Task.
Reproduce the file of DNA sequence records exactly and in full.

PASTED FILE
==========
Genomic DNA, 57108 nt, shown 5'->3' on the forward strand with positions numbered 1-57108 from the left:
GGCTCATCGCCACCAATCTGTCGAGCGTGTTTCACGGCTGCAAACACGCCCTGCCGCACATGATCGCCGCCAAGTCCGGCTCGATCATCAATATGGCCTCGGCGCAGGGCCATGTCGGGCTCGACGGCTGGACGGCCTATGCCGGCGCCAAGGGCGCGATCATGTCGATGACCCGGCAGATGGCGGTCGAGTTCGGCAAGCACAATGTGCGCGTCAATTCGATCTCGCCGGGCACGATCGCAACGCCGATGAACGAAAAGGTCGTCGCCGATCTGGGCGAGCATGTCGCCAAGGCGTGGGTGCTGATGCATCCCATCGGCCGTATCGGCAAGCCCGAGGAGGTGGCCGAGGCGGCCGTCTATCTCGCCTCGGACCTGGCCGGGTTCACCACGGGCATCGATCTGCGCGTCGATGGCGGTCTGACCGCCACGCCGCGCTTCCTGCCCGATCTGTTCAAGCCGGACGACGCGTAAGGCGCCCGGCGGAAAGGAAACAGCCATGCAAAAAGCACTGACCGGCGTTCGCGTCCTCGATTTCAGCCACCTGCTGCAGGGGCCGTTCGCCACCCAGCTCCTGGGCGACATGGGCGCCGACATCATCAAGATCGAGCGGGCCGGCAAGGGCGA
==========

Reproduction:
Genomic DNA, 57108 nt, shown 5'->3' on the forward strand with positions numbered 1-57108 from the left:
GGCTCATCGCCACCAATCTGTCGAGCGTGTTTCACGGCTGCAAACACGCCCTGCCGCACATGATCGCCGCCAAGTCCGGCTCGATCATCAATATGGCCTCGGCGCAGGGCCATGTCGGGCTCGACGGCTGGACGGCCTATGCCGGCGCCAAGGGCGCGATCATGTCGATGACCCGGCAGATGGCGGTCGAGTTCGGCAAGCACAATGTGCGCGTCAATTCGATCTCGCCGGGCACGATCGCAACGCCGATGAACGAAAAGGTCGTCGCCGATCTGGGCGAGCATGTCGCCAAGGCGTGGGTGCTGATGCATCCCATCGGCCGTATCGGCAAGCCCGAGGAGGTGGCCGAGGCGGCCGTCTATCTCGCCTCGGACCTGGCCGGGTTCACCACGGGCATCGATCTGCGCGTCGATGGCGGTCTGACCGCCACGCCGCGCTTCCTGCCCGATCTGTTCAAGCCGGACGACGCGTAAGGCGCCCGGCGGAAAGGAAACAGCCATGCAAAAAGCACTGACCGGCGTTCGCGTCCTCGATTTCAGCCACCTGCTGCAGGGGCCGTTCGCCACCCAGCTCCTGGGCGACATGGGCGCCGACATCATCAAGATCGAGCGGGCCGGCAAGGGCGA